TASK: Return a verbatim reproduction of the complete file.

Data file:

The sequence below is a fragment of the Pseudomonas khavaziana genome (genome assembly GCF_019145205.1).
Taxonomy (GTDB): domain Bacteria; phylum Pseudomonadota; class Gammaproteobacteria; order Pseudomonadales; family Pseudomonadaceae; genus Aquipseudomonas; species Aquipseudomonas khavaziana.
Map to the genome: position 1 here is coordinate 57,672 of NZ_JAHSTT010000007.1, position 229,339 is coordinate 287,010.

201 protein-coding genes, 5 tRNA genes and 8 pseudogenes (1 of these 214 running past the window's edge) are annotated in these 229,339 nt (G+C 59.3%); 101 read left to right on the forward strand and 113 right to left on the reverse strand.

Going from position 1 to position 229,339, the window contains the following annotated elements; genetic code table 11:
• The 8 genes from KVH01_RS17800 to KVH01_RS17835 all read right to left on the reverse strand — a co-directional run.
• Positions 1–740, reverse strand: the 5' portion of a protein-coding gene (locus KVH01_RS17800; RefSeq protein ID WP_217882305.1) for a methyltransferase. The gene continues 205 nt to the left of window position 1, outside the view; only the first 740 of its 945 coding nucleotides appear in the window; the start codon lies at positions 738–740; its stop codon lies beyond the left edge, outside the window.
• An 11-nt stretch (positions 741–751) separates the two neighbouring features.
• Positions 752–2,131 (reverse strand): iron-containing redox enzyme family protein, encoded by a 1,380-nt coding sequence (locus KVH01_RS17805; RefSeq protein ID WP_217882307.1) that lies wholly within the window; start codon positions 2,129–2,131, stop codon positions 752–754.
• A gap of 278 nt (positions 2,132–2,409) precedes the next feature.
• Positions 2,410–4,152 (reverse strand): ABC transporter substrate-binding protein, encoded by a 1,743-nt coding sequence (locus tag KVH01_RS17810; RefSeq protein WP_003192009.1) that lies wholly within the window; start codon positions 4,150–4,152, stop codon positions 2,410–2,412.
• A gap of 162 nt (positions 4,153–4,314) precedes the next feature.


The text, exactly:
The sequence below is a fragment of the Pseudomonas khavaziana genome (genome assembly GCF_019145205.1).
Taxonomy (GTDB): domain Bacteria; phylum Pseudomonadota; class Gammaproteobacteria; order Pseudomonadales; family Pseudomonadaceae; genus Aquipseudomonas; species Aquipseudomonas khavaziana.
Map to the genome: position 1 here is coordinate 57,672 of NZ_JAHSTT010000007.1, position 229,339 is coordinate 287,010.

201 protein-coding genes, 5 tRNA genes and 8 pseudogenes (1 of these 214 running past the window's edge) are annotated in these 229,339 nt (G+C 59.3%); 101 read left to right on the forward strand and 113 right to left on the reverse strand.

Going from position 1 to position 229,339, the window contains the following annotated elements; genetic code table 11:
• The 8 genes from KVH01_RS17800 to KVH01_RS17835 all read right to left on the reverse strand — a co-directional run.
• Positions 1–740, reverse strand: the 5' portion of a protein-coding gene (locus KVH01_RS17800; RefSeq protein ID WP_217882305.1) for a methyltransferase. The gene continues 205 nt to the left of window position 1, outside the view; only the first 740 of its 945 coding nucleotides appear in the window; the start codon lies at positions 738–740; its stop codon lies beyond the left edge, outside the window.
• An 11-nt stretch (positions 741–751) separates the two neighbouring features.
• Positions 752–2,131 (reverse strand): iron-containing redox enzyme family protein, encoded by a 1,380-nt coding sequence (locus KVH01_RS17805; RefSeq protein ID WP_217882307.1) that lies wholly within the window; start codon positions 2,129–2,131, stop codon positions 752–754.
• A gap of 278 nt (positions 2,132–2,409) precedes the next feature.
• Positions 2,410–4,152 (reverse strand): ABC transporter substrate-binding protein, encoded by a 1,743-nt coding sequence (locus tag KVH01_RS17810; RefSeq protein WP_003192009.1) that lies wholly within the window; start codon positions 4,150–4,152, stop codon positions 2,410–2,412.
• A gap of 162 nt (positions 4,153–4,314) precedes the next feature.